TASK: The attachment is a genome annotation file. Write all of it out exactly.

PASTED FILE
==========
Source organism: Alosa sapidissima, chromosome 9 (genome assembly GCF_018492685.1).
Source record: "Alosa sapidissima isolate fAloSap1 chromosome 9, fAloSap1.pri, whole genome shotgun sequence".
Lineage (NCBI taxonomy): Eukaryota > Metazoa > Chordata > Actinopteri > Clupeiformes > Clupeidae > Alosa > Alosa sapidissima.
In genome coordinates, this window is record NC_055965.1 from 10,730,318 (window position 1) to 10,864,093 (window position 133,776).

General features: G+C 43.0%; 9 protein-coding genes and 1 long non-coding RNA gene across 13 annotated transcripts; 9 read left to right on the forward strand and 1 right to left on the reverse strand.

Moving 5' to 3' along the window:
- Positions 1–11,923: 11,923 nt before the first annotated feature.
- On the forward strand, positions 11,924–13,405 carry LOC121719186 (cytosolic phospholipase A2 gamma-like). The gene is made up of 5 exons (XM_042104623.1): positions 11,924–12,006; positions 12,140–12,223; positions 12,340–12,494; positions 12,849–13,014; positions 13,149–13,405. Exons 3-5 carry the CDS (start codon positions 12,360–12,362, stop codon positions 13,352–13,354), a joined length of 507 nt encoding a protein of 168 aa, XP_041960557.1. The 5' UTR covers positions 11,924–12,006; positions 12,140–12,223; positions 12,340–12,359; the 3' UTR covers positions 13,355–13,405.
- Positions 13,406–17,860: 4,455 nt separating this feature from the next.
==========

Source organism: Alosa sapidissima, chromosome 9 (genome assembly GCF_018492685.1).
Source record: "Alosa sapidissima isolate fAloSap1 chromosome 9, fAloSap1.pri, whole genome shotgun sequence".
Lineage (NCBI taxonomy): Eukaryota > Metazoa > Chordata > Actinopteri > Clupeiformes > Clupeidae > Alosa > Alosa sapidissima.
In genome coordinates, this window is record NC_055965.1 from 10,730,318 (window position 1) to 10,864,093 (window position 133,776).

General features: G+C 43.0%; 9 protein-coding genes and 1 long non-coding RNA gene across 13 annotated transcripts; 9 read left to right on the forward strand and 1 right to left on the reverse strand.

Moving 5' to 3' along the window:
- Positions 1–11,923: 11,923 nt before the first annotated feature.
- On the forward strand, positions 11,924–13,405 carry LOC121719186 (cytosolic phospholipase A2 gamma-like). The gene is made up of 5 exons (XM_042104623.1): positions 11,924–12,006; positions 12,140–12,223; positions 12,340–12,494; positions 12,849–13,014; positions 13,149–13,405. Exons 3-5 carry the CDS (start codon positions 12,360–12,362, stop codon positions 13,352–13,354), a joined length of 507 nt encoding a protein of 168 aa, XP_041960557.1. The 5' UTR covers positions 11,924–12,006; positions 12,140–12,223; positions 12,340–12,359; the 3' UTR covers positions 13,355–13,405.
- Positions 13,406–17,860: 4,455 nt separating this feature from the next.